of such a company,
04:39
badgered by investors
and buffeted by change,
04:42
we might forgive you
for not even worrying too much
04:46
about what happens 30 years out.
04:48
But here's something that should
keep you awake at night:
04:50
the probability that your company
will not be around in five year's time,
04:55
on average, is now
a staggering 32 percent.
04:59
That's a one in three chance
that your company will be taken over
05:03
or will fail within just five years.
05:08
Let's come back
to our tech CEO's question.
05:13
Where better to turn
for advice than nature,
05:15
that's been in the business
of life and death
05:19
for longer than any company?
05:22
As a lapsed biologist,
05:26
I decided to immediately call
a real biologist,
05:28
my friend Simon Levin,
05:32
Professor of Biology and Mathematics
at Princeton University.
05:34
Together, we looked at a variety
of biological systems,
05:38
ranging from natural tropical rainforests
05:41
through to managed forests and fisheries.
05:45
And we asked ourselves the question:
05:48
What makes these systems
resilient and enduring?
05:49
And what we found
was that the same six principles
05:55
that we saw underpinning
the miracle of the human immune system
06:00
actually cropped up again and again,
06:03
from redundancy through to embeddedness.
06:06
In fact, we saw these principles
not only in biologically enduring systems,
06:10
we also found them
being very characteristic
06:15
of long-lived social systems,
06:18
like the Roman Empire
and the Catholic Church,
06:20
believe it or not.
06:22
We also went on to look at business,
06:23
and found that these very same properties
also characterized businesses
06:25
that were resilient and long-lived,
06:30
and we noted their absence
from ones which were short-lived.
06:32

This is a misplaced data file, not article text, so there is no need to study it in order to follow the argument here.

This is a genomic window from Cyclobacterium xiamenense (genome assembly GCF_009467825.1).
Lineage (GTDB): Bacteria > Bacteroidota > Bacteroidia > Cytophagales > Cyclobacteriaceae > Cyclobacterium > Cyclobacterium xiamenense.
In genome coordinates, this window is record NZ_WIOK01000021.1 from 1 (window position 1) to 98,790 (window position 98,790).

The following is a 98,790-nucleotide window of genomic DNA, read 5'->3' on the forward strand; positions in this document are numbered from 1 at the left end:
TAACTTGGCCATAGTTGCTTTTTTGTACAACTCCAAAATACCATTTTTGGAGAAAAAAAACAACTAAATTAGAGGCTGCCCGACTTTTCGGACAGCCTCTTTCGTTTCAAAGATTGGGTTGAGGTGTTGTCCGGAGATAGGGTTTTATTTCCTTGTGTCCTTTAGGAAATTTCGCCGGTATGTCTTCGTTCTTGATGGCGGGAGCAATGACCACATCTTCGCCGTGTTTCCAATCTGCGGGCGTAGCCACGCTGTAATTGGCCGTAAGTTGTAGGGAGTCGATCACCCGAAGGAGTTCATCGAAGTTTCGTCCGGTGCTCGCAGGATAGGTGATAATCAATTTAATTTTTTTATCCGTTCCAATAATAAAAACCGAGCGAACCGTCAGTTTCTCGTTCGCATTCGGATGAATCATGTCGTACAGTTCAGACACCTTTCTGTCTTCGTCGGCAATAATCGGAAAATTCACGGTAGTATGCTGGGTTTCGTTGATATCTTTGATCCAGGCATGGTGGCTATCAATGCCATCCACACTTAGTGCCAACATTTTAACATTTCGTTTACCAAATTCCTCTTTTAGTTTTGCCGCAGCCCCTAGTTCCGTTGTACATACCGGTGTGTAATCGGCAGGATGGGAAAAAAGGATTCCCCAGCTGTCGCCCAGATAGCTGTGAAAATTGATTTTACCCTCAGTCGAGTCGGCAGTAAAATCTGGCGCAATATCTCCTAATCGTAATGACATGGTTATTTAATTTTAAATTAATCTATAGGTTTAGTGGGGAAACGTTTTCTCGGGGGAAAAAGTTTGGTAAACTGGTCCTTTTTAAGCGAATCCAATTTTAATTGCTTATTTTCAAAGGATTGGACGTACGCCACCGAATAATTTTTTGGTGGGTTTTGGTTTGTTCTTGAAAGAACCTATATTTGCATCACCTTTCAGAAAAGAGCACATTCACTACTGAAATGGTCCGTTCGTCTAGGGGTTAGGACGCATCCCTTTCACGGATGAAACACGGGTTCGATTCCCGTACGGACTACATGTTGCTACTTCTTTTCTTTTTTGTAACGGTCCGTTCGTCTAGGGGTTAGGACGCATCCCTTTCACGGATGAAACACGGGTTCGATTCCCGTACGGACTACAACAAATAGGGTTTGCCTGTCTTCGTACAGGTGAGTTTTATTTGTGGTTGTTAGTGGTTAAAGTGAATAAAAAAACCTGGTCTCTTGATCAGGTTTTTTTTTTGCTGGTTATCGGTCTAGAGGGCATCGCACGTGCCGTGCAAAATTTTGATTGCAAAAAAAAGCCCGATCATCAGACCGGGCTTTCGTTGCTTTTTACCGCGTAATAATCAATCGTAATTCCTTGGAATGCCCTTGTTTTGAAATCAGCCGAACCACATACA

Let's first take a look at what happens
when the corporate immune system
06:38
collapses.
06:43
This beautiful building is part
of the Shitennoji Temple Complex
06:45
in Osaka, Japan.
06:49
In fact, it's one of the oldest
temples in Japan.
06:51
It was built by a Korean artisan,
06:54
because at the time,
Japan was not yet building temples.
06:57
And this Korean artisan went on
to found a temple-building company.
07:00
Amazingly, his company, Kongō Gumi,
07:06
was still around 1,480 years later.
07:10
In fact, it became the oldest
continuously operating company
07:15
in the world.
07:19
So how is Kongō Gumi doing today?
07:21
Not too well, I'm afraid.
07:26
It borrowed very heavily
07:28
during the bubble period
of the Japanese economy,
07:29
to invest in real estate.
07:32
And when the bubble burst,
it couldn't refinance its loans.
07:34
The company failed,
07:38
and it was taken over
by a major construction company.
07:39
Tragically, after 40 generations
of very careful stewardship
07:44
by the Kongō family,
07:49
Kongō Gumi succumbed
to a spectacular lapse
07:51
in the ability to apply
a principle of prudence.
07:55
Speaking of company failures:
08:00
we're all familiar
with the failure of Kodak,
08:03
the company that declared bankruptcy
08:06
in January 2012.
08:09
Much more interesting,
however, is the question:
08:13
Why did Fujifilm --
08:17
same product, same pressures
from digital technology, same time --
08:19
why was Fujifilm
able to survive and flourish?
08:24
Fujifilm used its capabilities
in chemistry, material science and optics
08:30
to diversify into a number of areas,
08:37
ranging from cosmetics to pharmaceuticals,
08:40
to medical systems to biomaterials.
08:43
Some of these diversification
attempts failed.
08:45
But in aggregate,
08:49
it was able to adapt
its portfolio sufficiently
08:50
to survive and flourish.
08:55
As the CEO, Mr. Komori, put it,
08:58
the strategy succeeded
because it had "more pockets and drawers"
09:01
than the rivals.
09:05
He meant, of course,
09:06
that they were able to create
more options than the rivals.
09:08
Fujifilm survived because it applied
the principles of prudence,
09:12
diversity
09:17
and adaptation.
09:18
A catastrophic factory fire,
like the one we see here,
09:21
completely wiped out, in one evening,
09:25
the only plant which supplied Toyota
with valves for car-braking systems.
09:28
The ultimate test of resilience.
09:36
Car production ground
to a screeching halt.
09:40
How was it, then, that Toyota
was able to recover car production?
09:44
Can you imagine how long it took?
09:50
Just five days.
09:52
From having no braking valves
to complete recovery in five days.
09:53
How was this possible?
09:58
Toyota managed its network of suppliers
in such a collaborative manner
10:00
that it could work very quickly
and smoothly with suppliers
10:05
to repurpose production,
10:10
fill the missing braking valve capacity
10:12
and have car production come online again.
10:15
Toyota applied the principles
of modularity of its supply network,
10:19
embeddedness in an integrated system
10:24
and the functional redundancy